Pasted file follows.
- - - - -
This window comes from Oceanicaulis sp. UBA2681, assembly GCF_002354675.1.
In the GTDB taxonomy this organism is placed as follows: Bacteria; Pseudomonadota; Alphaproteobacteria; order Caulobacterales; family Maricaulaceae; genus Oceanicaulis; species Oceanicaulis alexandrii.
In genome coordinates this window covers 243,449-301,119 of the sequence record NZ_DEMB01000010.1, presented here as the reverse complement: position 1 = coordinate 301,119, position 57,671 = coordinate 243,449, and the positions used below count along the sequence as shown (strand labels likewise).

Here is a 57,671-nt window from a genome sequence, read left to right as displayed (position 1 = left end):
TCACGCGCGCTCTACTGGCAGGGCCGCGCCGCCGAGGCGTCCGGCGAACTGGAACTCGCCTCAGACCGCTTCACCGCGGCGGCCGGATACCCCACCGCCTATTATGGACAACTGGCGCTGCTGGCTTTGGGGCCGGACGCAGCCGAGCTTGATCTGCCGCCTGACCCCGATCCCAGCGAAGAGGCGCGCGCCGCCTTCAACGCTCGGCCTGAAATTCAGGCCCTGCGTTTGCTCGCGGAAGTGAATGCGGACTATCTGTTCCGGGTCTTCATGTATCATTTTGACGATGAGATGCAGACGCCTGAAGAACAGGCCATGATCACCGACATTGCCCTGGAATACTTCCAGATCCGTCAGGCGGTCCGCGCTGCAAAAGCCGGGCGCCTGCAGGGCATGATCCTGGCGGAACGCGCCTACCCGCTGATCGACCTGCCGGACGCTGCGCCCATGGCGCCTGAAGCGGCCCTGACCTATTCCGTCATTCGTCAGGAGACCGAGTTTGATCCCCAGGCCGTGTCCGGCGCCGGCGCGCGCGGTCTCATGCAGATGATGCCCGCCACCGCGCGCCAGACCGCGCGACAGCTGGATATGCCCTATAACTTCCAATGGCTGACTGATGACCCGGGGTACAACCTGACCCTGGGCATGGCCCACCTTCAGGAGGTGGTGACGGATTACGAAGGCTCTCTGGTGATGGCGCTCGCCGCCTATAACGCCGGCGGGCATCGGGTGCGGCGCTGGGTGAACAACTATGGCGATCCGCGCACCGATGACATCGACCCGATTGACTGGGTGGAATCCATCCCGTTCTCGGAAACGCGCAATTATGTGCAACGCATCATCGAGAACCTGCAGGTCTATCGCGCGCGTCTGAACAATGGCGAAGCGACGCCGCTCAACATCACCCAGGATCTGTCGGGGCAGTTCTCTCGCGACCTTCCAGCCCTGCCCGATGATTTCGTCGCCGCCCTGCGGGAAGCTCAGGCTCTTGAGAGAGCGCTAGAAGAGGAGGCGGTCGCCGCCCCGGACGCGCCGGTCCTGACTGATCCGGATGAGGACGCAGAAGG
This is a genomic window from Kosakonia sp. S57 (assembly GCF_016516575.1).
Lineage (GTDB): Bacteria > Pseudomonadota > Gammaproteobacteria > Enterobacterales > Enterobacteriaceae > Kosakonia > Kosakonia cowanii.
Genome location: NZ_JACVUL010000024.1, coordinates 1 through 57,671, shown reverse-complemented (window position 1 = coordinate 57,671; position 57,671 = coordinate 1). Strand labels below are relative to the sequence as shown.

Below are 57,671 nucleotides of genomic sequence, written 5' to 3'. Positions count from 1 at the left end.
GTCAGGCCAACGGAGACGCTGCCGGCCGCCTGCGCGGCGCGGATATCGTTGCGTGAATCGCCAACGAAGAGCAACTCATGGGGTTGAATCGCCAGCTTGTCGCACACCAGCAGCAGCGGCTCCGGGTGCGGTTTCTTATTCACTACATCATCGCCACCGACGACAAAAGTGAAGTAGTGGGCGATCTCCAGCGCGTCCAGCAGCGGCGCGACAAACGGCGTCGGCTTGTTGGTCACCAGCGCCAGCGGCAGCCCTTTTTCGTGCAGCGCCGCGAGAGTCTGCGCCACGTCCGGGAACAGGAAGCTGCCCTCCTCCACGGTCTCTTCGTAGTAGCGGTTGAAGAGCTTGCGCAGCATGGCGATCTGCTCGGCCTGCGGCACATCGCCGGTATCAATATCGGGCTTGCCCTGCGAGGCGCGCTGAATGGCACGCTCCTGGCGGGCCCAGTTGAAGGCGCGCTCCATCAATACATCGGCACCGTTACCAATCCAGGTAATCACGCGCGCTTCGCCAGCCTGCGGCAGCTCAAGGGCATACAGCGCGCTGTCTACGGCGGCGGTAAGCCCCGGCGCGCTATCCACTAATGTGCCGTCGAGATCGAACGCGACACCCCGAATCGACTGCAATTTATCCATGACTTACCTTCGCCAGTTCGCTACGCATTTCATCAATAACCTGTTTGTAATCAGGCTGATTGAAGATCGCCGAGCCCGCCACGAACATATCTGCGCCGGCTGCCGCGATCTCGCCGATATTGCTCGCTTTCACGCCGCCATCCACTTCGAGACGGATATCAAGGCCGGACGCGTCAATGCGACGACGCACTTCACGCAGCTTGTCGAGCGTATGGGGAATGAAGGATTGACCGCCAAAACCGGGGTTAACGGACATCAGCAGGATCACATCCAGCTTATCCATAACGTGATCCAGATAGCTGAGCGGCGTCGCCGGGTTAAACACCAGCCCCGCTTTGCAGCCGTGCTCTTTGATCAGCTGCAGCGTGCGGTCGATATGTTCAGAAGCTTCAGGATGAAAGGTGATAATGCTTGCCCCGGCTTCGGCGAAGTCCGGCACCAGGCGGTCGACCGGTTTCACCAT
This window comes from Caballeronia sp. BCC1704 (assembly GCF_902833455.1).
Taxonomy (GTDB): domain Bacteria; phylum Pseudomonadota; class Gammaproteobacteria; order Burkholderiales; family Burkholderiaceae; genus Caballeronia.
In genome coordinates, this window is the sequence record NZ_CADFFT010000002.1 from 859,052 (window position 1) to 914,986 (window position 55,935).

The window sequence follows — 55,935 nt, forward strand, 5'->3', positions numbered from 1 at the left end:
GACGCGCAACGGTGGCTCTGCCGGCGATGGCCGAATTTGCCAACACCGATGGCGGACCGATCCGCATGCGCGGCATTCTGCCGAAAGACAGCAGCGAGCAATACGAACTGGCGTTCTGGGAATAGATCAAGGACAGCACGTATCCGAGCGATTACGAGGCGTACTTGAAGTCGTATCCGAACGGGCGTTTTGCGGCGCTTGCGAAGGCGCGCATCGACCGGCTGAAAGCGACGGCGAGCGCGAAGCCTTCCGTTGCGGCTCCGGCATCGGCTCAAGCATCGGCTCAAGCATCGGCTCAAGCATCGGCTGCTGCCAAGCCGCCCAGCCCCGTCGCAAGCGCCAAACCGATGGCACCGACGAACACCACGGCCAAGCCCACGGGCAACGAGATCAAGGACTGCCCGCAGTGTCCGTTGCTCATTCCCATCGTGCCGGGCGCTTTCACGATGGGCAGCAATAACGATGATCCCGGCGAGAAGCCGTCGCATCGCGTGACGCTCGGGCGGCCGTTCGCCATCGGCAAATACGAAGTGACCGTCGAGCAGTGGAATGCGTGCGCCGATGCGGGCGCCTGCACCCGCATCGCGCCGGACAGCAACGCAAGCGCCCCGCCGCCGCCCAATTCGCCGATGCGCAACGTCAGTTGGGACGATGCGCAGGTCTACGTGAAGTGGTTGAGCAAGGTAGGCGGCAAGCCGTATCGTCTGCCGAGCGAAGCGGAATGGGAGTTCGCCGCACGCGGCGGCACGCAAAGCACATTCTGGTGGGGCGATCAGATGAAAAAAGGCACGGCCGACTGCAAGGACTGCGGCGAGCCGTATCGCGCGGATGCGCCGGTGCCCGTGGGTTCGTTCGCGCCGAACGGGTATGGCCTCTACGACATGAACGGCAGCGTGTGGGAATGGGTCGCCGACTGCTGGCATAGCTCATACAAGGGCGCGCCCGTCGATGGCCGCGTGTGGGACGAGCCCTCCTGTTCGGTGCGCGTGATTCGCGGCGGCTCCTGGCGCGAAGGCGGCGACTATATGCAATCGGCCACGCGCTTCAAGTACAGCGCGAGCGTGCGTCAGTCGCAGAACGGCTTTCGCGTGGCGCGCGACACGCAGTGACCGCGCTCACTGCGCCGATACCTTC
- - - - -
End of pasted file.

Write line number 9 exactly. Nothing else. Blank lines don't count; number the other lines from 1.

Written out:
Below are 57,671 nucleotides of genomic sequence, written 5' to 3'. Positions count from 1 at the left end.